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Kashmir animal population increases in last two decades because poachers afraid of violence

Indian Kashmir's wildlife population has seen a dramatic increase after two decades of fighting scared off poachers and hunters from the region, a wildlife official said on Tuesday.

Rare birds like the black partridge and pheasant have increased by the thousands while populations of Asiatic black bears, leopards, musk deer and rare red deer have swelled in the disputed Himalayan region's pine forests.

"For fear of being caught in exchanges of fire between militants and the security forces, no one dared to venture deep into the forests in the past 20 years," Rashid Naqash, the region's wildlife warden, told Reuters in Dachigam Sanctuary.

In 1990, Indian authorities disarmed the local population, ordering residents to deposit their hunting rifles with police as part of efforts to quell the revolt.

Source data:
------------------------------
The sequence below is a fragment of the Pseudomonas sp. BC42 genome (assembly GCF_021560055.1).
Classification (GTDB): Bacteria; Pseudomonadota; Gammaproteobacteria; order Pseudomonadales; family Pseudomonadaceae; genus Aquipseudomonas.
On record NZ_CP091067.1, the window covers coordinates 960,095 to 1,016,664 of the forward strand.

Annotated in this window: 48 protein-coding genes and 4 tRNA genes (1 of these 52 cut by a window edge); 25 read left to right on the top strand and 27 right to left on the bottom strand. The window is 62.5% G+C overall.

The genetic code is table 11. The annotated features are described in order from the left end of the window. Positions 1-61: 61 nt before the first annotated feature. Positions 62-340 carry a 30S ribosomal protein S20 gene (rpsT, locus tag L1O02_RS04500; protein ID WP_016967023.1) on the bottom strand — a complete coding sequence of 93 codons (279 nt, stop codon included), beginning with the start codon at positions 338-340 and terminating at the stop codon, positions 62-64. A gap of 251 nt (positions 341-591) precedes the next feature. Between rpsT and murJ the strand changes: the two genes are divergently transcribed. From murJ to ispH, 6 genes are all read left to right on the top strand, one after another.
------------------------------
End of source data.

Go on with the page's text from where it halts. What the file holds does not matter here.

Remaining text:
Authorities estimate the number of threatened black bears, which inhabit hilly and mountainous forests across Asia from Afghanistan to Taiwan, has jumped in Kashmir to 2,500-3,000 from 700-800 since 1990.

Officials said the increase in wildlife population was good news for Kashmir's ailing tourism industry.

Kashmir has been disputed by India and Pakistan since they won independence from Britain in 1947 after a bloody partition.

More than 47,000 people have been killed since simmering discontent against Indian rule turned into a full-blown rebellion in 1989.

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